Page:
Keeping up with Solomon Jones

His story sounds almost unreal, like the plot of a new feel-good movie where the main character beats seemingly insurmountable odds to achieve greatness and fame. The difference, of course, is that this story is

His story sounds almost unreal, like the plot of a new feel-good movie where the main character beats seemingly insurmountable odds to achieve greatness and fame.

The difference, of course, is that this story is not on the big screen. It’s right here in Philadelphia.

Solomon Jones is now a respected politician, novelist, community leader and weekly newspaper columnist. His rise to the top of the ladder, however, wasn’t a completely smooth climb.

When Jones graduated high school in 1985, he came to Temple University to study journalism. He wanted to stay in Philadelphia, the city where he grew up.

As a Journalism major, Jones knew he would be able to be paid for something he loved doing: writing.

Unfortunately, Jones’ first attempt at undergraduate school only lasted for a year and a half before he dropped out because of a drug addiction.

Over the next several years, Jones moved from street to shelter and back again, trying to stay clean. During that time, Jones’ interest in writing was rekindled and he began to write for The Philadelphia Tribune, the oldest continuously published black newspaper in America.

He also wrote for Shelter News and Views, a paper published by the Ridge Avenue Homeless Shelter. He lived there.

In 1993, Jones decided to go back to Temple University to finish his undergraduate degree. While taking classes full-time, Jones also wrote articles for the Philadelphia Weekly, The Philadelphia Tribune, The Philadelphia Inquirer and Philadelphia Magazine.

If this wasn’t enough to keep him busy, Jones also worked full-time as a desk attendant at a condominium complex.

Between assisting residents and guests, he used his time in the quiet lobby to write his first novel, “Pipe Dream,” a story of four crack addicts wrongly accused of murdering a respected politician and on the run from the police.

His second novel, “The Bridge,” was published in 2003.

Jones attributes his dedicated work ethic to keeping it all together while juggling all of his responsibilities. “I was very serious about the opportunities education provided,” Jones said. “I realized the importance of going to school. At that time, I had had an addiction, had a job, lived a little. I was ready for everything I had to do.”

And that certainly wasn’t everything. While Jones was at Temple, he met his future wife, LeVeta. They had been classmates in high school but had run with different crowds.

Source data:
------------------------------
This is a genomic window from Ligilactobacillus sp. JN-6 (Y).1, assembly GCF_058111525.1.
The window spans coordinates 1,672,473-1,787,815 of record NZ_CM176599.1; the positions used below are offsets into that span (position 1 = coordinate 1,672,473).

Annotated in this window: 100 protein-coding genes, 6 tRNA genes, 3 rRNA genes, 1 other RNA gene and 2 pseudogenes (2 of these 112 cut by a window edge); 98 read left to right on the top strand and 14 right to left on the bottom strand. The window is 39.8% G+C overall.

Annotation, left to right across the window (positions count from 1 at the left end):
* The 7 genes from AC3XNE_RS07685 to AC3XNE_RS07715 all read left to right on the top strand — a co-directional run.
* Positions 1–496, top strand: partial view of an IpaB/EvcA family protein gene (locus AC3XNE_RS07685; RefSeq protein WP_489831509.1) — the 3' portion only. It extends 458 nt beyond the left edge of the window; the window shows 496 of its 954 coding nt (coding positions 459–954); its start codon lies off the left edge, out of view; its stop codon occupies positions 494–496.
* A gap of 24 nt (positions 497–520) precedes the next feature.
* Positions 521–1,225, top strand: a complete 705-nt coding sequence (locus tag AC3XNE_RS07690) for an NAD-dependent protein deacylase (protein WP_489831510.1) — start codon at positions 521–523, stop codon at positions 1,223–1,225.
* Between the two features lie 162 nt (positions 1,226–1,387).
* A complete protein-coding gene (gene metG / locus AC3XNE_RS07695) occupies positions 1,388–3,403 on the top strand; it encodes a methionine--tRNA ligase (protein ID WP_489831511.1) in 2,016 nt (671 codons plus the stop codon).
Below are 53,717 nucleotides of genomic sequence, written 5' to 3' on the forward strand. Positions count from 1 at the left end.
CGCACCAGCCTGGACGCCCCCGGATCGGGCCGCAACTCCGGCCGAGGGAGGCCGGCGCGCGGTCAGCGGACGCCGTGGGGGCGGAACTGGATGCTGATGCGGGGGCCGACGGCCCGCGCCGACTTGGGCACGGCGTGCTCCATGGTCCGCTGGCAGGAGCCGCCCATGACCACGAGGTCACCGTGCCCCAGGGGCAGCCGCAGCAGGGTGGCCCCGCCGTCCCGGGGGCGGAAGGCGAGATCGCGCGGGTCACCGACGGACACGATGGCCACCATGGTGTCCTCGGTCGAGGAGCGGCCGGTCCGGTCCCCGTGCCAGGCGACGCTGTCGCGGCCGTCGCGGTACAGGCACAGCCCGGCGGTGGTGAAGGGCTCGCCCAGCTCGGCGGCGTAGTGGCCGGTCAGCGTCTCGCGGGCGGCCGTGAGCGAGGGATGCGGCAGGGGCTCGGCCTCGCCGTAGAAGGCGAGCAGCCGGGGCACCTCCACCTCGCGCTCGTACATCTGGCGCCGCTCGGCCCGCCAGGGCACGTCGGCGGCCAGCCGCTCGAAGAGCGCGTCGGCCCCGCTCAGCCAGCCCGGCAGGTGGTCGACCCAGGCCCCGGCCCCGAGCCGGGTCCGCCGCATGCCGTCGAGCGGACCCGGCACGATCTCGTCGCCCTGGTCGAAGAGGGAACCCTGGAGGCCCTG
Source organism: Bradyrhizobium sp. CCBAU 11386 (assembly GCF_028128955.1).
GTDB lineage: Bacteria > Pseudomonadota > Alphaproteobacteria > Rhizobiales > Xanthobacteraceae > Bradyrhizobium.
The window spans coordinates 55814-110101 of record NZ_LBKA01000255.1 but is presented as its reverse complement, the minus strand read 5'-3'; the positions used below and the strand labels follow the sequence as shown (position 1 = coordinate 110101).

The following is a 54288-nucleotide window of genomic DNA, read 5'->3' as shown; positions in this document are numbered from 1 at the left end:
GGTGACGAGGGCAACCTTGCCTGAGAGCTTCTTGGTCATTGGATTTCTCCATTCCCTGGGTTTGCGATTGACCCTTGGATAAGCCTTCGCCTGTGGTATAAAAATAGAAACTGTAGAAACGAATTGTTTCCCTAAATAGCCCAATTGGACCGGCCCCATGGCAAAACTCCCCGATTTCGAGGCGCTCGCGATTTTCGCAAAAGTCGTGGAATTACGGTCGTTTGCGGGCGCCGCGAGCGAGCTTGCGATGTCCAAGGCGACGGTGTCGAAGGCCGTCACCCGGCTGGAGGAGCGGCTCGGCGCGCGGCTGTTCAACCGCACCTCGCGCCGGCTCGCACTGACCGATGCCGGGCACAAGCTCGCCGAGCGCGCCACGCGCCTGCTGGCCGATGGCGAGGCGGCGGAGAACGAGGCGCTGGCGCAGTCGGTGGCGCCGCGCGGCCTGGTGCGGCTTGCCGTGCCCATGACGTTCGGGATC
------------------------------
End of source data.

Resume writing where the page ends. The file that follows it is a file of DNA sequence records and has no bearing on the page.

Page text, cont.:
They shared experiences as adult students living at home with their parents and before long, a romance was kindled. They were married in July 2000. Their daughter Eve was born in October 2001.

LeVeta, Jones admits, is not only his partner in life but also his partner in work. She often helps him come up with ideas for his column in the Weekly.

Jones also sometimes runs his finished columns by her to double-check. “Well, you know,” he said, “I’ve still got to go home at night ”

Jones’ column, titled “Keeping Up With the Jones,” is about a variety of subjects but tends to concentrate on family and social life. “I don’t get into anything too heavy,” Jones said, “because of my work in politics. That’s why my column is kind of light.”

Jones currently is the Senior Legislative Aide and Public Affairs Director for City Councilman W. Wilson Goode, Jr. He writes and tracks legislative documents, organizes hearings and works on media relations.

Currently at work on his third novel, to be published this June, Jones is also shopping a movie script he and his wife wrote for “Pipe Dream.” In the future, they hope to open a film production company in Philadelphia.

While the future looks bright for Jones, he never forgets the road he traveled to get to where he is today. His work is certainly reflective of his past experiences, and he hopes it can contribute positively to the community.

Jones is excited to speak with Temple students in the future. “It’s invaluable for students to get an outsider’s perspective from a member of the community,” he said. “I just want students to know that they can make it.”

Barbara J. Isenberg can be reached at

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